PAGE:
Yezhov and Others v. Russia (Application no. 22051/05)

A selection of key paragraphs can be found below the judgement.


32. As to whether the measures in issue corresponded to a “pressing social need”, the Court notes that the applicants’ protest concerned a topic of public interest, that is, the pending introduction of a controversial law and that they wished to draw the attention of their fellow citizens and public officials to their disapproval of it. The Court however considers that they did not have a right to enter a publicly owned property, such as the office building of the Ministry, in the manner that they did, to express their opinion (see, for similar reasoning, Taranenko v. Russia, no. 19554/05, §§ 77-78, 15 May 2014). The police were therefore justified in arresting the applicants and removing them from the premises of the Ministry, with a view to the protection of public order and the resumption of the Ministry’s functions, and those actions appear proportionate to the aim pursued. Whether their criminal convictions also met a pressing social need will depend on the reasons provided by the national courts and the proportionality of the sentences. 

33. … the District Court in the present case did not seek to establish, to the extent possible, the individual role of each of the applicants during the protest, the extent of their involvement and their individual acts during the protest, having thus deprived them of opportunity to contest the concrete reasons for limiting their freedom of expression (see Gülcü v. Turkey, no.17526/10, §§ 113-14, 19 January 2016). By failing to make an individual assessment of facts in respect of each of the applicants, the District Court denied them an important procedural safeguard against arbitrary interference with the rights protected under Article 10 of the Convention (ibid., § 114; Hakobyan and Others v. Armenia, no. 34320/04, § 99, 10 April 2012). 

34. Furthermore, the District Court condemned, in rather clear terms, not only the criminal acts imputed to the applicants but also the content and the form of the message conveyed by them (“prepared … anti-government leaflets”, “chanting anti-government slogans”, “showing manifest lack of respect for … State authority by … throwing the portrait of the President of the Russian Federation out of the window”) and penalised them for that political message (see, for similar reasoning, Stepan Zimin v. Russia, nos. 63686/13 and 60894/14, § 76, 30 January 2018). By doing so, the District Court showed a degree of animus towards the applicants’ political views that is difficult to reconcile with the Article 10 duty on national authorities to remain neutral with respect to legitimate political viewpoints and not to dissuade others from criticising government policies altogether. The District Court considered the applicants’ anti-government rhetoric as unacceptable or even criminal, thus going beyond the narrow margin of appreciation afforded to the domestic authorities under Article 10 in respect of political speech, matters of public interest and criticism of the government, all of which enjoy a high level of protection from State interference (see Bédat v. Switzerland [GC], no. 56925/08, § 49, 29 March 2016, with further references; see also Incal v. Turkey, 9 June 1998, § 54, Reports of Judgments and Decisions 1998‑IV).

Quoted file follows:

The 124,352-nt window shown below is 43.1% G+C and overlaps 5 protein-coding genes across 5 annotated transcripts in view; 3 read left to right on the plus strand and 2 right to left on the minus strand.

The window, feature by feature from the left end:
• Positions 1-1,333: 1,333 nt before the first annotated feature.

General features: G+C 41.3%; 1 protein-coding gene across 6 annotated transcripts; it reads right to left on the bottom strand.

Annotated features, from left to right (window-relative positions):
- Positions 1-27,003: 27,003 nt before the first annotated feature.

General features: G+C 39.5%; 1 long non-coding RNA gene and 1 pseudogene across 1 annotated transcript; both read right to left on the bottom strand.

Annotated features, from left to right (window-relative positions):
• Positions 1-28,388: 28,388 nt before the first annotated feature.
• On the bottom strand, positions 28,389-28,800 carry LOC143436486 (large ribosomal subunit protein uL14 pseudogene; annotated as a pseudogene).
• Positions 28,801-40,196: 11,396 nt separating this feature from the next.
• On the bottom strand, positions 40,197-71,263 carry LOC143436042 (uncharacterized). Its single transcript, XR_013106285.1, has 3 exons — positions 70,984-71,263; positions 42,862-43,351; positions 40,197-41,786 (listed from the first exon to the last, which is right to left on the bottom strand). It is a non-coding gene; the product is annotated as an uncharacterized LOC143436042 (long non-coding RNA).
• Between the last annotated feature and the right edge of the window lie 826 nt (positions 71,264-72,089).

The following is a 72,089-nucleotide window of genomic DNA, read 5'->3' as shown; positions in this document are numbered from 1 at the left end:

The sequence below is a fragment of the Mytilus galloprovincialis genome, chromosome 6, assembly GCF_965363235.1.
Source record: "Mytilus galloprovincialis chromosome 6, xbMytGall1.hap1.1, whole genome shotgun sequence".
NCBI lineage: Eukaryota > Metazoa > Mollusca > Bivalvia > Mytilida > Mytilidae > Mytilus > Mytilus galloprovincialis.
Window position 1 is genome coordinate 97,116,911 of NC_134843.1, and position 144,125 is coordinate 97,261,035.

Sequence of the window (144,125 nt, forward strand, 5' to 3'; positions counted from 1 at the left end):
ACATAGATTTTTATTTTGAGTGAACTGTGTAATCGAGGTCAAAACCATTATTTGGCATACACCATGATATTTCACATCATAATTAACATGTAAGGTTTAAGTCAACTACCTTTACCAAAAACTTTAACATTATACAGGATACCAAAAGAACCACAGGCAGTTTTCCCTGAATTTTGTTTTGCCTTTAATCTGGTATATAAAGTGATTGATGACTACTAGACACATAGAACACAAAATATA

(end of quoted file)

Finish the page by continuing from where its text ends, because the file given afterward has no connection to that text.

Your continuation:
35. Therefore, considering the lack of any individualised assessment of each of the applicants’ role in the protest and the adverse attitude of the District Court towards their political message, the Court is not convinced that the reasons given in support of the applicants’ conviction were “relevant and sufficient” for the purposes of Article 10 § 2 of the Convention.


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